Mrs. Kennedy and her sister had left; the governor’s wife was leaving, Soulé beaming and bobbing in her wide-hipped wake. Mrs. Matthau and Mrs. Cooper were still present but silent, their ears perked to our conversation; Mrs. Matthau was kneading a fallen yellow rose petal—her fingers stiffened as Ina resumed: “Poor Dill didn’t realize the extent of his difficulties until he’d stripped the sheets off the bed and found there were no clean ones to replace them. Cleo, you see, used the Pierre’s linen and kept none of her own at the hotel. It was three o’clock in the morning and he couldn’t reasonably call for maid service: what would he say, how could he explain the loss of his sheets at that hour? The particular hell of it was that Cleo would be sailing in from Boston in a matter of hours, and regardless of how much Dill screwed around he’d always been scrupulous about never giving Cleo a clue; he really loved her, and, my God, what could he say when she saw that bed? He took a cold shower and tried to think of some buddy he could call and ask to hustle over with a change of sheets. There was me, of course; he trusted me, but I was in London. And there was his old valet, Wardell. Wardell was queer for Dill and had been a slave for twenty years just for the privilege of soaping him whenever Dill took his bath; but Wardell was old and arthritic, Dill couldn’t call him in Greenwich and ask him to drive all the way in to town. Then it struck him that he had a hundred chums but really no friends, not the kind you ring at three in the morning. In his own company he employed more than six thousand people, but there was not one who had ever called him anything except Mr. Dillon. I mean, the guy was feeling sorry for himself. So he poured a truly stiff Scotch and started searching in the kitchen for a box of laundry soap, but he couldn’t find any and in the end had to use a bar of Guerlain’s Fleurs des Alpes. To wash the sheets. He soaked them in the tub in scalding water. Scrubbed and scrubbed. Rinsed and scrubadubdubbed. There he was, the powerful Mr. Dillon, down on his knees and flogging away like a Spanish peasant at the side of a stream. It was five o’clock, it was six, the sweat poured off him, he felt as if he were trapped in a sauna; he said the next day when he weighed himself he’d lost eleven pounds. Full daylight was upon him before the sheets looked credibly white. But wet. He wondered if hanging them out the window might help—or merely attract the police? At last he thought of drying them in the kitchen oven. It was only one of those little hotel stoves, but he stuffed them in and set them to bake at four hundred fifty degrees. And they baked, brother: smoked and steamed—the bastard burned his hand pulling them out. Now it was eight o’clock and there was no time left. So he decided there was nothing to do but make up the bed with the steamy soggy sheets, climb between them and say his prayers. He really was praying when he started to snore. When he woke up it was noon, and there was a note on the bureau from Cleo: ‘Darling, you were sleeping so soundly and sweetly that I just tiptoed in and changed and have gone on to Greenwich. Hurry home.’ ”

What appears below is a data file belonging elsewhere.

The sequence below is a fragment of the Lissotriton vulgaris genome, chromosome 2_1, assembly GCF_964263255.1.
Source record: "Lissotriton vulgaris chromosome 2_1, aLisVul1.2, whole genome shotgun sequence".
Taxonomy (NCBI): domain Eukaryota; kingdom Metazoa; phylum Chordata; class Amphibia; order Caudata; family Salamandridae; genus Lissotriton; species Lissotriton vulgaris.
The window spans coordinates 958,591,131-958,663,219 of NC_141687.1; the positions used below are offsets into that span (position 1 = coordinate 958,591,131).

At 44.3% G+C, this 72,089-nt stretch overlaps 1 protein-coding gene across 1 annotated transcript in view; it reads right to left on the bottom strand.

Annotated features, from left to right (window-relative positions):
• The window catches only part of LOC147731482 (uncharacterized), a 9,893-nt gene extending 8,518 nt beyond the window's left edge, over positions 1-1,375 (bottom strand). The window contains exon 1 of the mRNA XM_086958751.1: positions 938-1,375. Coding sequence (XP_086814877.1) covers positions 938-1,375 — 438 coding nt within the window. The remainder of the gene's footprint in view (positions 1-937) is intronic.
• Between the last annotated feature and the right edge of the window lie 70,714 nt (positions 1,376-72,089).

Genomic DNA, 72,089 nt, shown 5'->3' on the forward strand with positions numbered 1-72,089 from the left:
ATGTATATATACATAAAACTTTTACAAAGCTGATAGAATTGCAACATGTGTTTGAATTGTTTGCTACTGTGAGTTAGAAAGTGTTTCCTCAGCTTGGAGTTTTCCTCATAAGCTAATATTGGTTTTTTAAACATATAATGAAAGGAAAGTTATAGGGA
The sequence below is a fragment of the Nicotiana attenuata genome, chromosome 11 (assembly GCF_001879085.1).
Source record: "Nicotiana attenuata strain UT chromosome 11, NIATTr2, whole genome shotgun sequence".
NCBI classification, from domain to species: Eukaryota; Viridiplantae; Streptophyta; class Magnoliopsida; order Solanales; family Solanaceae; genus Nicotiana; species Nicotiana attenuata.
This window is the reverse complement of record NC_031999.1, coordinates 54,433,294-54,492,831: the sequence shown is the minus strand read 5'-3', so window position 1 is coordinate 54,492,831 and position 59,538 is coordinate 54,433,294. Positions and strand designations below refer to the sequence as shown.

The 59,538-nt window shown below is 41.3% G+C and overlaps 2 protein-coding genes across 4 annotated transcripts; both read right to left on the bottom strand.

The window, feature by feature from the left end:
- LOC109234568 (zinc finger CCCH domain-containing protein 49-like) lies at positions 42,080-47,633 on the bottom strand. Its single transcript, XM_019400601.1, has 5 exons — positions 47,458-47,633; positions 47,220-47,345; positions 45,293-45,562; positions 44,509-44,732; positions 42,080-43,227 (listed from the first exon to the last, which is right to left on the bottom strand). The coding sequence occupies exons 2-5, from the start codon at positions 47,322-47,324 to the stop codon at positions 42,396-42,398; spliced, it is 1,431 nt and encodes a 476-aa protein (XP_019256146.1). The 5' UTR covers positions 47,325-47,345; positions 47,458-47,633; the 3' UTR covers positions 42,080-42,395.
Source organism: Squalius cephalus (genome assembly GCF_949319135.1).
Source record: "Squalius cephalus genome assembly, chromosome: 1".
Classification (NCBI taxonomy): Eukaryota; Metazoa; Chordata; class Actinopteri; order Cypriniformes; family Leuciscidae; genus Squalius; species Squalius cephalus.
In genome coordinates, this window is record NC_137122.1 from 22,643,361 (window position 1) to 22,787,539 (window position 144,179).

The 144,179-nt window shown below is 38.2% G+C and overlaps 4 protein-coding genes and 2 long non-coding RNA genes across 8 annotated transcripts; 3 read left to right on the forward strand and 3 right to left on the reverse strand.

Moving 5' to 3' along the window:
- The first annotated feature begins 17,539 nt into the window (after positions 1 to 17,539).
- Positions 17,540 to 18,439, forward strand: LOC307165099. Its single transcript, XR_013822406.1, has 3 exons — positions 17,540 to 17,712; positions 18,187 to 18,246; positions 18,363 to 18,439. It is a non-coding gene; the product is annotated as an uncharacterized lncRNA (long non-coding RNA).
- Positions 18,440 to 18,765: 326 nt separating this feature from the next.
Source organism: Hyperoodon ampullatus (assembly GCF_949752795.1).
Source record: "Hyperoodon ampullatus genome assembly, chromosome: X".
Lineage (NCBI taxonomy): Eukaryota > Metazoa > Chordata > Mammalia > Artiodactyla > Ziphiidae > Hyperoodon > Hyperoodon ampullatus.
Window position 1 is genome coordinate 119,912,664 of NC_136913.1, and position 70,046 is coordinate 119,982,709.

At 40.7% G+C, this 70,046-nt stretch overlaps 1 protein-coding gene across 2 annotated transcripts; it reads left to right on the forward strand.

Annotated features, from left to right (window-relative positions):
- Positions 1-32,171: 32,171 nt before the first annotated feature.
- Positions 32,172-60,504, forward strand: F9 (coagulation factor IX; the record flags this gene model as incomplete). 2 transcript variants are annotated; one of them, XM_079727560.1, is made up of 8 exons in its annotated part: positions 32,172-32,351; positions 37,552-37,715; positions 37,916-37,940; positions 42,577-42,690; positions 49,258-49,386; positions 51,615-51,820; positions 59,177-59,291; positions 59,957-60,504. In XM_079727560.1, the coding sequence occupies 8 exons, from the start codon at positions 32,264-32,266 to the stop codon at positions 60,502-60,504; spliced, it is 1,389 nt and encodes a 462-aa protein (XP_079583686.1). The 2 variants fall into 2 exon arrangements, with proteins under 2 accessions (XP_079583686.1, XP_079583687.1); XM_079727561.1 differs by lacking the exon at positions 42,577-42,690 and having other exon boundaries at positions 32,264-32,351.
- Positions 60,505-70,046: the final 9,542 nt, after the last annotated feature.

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Capote, 1940.

The Mesdames Cooper and Matthau, having heard their fill, self-consciously prepared to depart.

Mrs. Cooper said: “D-darling, there’s the most m-m-marvelous auction at Parke Bernet this afternoon—Gothic tapestries.”

“What the fuck,” asked Mrs. Matthau, “would I do with a Gothic tapestry?”

Mrs. Cooper replied: “I thought they might be amusing for picnics at the beach. You know, spread them on the sands.”

Lady Ina, after extracting from her purse a Bulgari vanity case made of white enamel sprinkled with diamond flakes, an object remindful of snow prisms, was dusting her face with a powder puff. She started with her chin, moved to her nose, and the next thing I knew she was slapping away at the lenses of her dark glasses.

And I said, “What are you doing, Ina?”

She said: “Damn! damn!” and pulled off the glasses and mopped them with a napkin. A tear had slid down to dangle like sweat at the tip of a nostril—not a pretty sight; neither were her eyes—red and veined from a heap of sleepless weeping. “I’m on my way to Mexico to get a divorce.”

One wouldn’t have thought that would make her unhappy; her husband was the stateliest bore in England, an ambitious achievement, considering some of the competition: the Earl of Derby, the Duke of Marlborough, to name but two. Certainly that was Lady Ina’s opinion; still, I could understand why she married him—he was rich, he was technically alive, he was a “good gun” and for that reason reigned in hunting circles, boredom’s Valhalla. Whereas Ina … Ina was fortyish and a multiple divorcée on the rebound from an affair with a Rothschild who had been satisfied with her as a mistress but hadn’t thought her grand enough to wed. So Ina’s friends were relieved when she returned from a shoot in Scotland engaged to Lord Coolbirth; true, the man was humorless, dull, sour as port decanted too long—but, all said and done, a lucrative catch.